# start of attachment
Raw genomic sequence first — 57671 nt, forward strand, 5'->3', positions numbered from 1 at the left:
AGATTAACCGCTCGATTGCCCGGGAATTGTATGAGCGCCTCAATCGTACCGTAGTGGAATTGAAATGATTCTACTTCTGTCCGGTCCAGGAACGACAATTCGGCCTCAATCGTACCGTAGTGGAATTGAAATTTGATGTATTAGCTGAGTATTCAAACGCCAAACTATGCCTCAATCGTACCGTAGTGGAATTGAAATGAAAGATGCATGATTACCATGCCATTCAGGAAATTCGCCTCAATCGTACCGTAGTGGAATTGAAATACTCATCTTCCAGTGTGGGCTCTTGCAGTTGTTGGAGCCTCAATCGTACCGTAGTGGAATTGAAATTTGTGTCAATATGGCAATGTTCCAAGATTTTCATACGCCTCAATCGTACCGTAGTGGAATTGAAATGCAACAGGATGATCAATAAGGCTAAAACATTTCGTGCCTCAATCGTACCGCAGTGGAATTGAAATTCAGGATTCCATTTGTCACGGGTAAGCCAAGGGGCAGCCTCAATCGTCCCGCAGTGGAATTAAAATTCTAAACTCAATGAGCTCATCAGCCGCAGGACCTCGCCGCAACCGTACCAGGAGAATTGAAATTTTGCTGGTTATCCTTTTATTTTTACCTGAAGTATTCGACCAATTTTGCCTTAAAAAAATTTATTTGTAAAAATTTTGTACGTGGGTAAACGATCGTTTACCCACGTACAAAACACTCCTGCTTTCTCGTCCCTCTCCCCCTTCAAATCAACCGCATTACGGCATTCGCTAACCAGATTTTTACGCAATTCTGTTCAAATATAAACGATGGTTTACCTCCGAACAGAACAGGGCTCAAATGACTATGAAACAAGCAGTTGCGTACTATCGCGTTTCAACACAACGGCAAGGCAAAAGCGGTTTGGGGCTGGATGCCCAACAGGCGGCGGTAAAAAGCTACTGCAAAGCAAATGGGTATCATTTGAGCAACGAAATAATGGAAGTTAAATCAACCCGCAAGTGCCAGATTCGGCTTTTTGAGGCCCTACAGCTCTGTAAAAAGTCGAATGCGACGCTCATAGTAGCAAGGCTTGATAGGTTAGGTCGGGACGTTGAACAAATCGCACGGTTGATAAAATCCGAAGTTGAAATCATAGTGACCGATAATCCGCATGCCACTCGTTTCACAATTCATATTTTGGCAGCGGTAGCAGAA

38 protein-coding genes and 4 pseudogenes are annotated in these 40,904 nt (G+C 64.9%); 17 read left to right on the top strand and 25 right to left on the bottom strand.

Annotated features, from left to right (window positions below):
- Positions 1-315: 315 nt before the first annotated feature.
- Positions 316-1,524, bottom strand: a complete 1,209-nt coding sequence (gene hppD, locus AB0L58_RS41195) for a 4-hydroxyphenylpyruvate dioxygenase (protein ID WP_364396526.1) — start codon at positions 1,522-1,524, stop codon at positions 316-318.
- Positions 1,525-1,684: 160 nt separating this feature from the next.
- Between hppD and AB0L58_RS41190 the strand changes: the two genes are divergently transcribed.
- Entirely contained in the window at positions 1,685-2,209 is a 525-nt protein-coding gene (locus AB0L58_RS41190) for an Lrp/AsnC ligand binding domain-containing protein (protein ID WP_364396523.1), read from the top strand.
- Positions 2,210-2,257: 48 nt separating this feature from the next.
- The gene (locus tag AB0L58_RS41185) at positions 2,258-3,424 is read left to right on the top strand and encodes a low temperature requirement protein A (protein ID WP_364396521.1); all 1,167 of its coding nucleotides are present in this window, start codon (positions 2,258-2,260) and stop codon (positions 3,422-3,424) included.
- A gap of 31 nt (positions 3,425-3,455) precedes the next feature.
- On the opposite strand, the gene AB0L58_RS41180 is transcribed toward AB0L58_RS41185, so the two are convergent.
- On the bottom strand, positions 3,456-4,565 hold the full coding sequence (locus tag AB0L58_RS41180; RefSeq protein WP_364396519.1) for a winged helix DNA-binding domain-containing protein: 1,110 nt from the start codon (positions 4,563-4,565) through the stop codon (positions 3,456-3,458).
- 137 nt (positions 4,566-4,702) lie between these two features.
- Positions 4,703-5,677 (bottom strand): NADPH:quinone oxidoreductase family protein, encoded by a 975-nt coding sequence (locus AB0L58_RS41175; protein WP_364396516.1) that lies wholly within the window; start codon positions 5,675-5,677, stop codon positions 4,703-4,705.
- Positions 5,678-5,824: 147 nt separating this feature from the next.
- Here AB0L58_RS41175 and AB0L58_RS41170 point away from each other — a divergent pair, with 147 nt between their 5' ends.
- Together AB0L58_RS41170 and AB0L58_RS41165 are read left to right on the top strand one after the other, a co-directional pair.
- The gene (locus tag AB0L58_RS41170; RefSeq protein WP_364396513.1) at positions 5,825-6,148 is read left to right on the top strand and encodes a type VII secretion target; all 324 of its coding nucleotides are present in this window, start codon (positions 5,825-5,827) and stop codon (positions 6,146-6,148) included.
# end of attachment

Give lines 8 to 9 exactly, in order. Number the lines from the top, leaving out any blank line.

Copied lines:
- Between hppD and AB0L58_RS41190 the strand changes: the two genes are divergently transcribed.
- Entirely contained in the window at positions 1,685-2,209 is a 525-nt protein-coding gene (locus AB0L58_RS41190) for an Lrp/AsnC ligand binding domain-containing protein (protein ID WP_364396523.1), read from the top strand.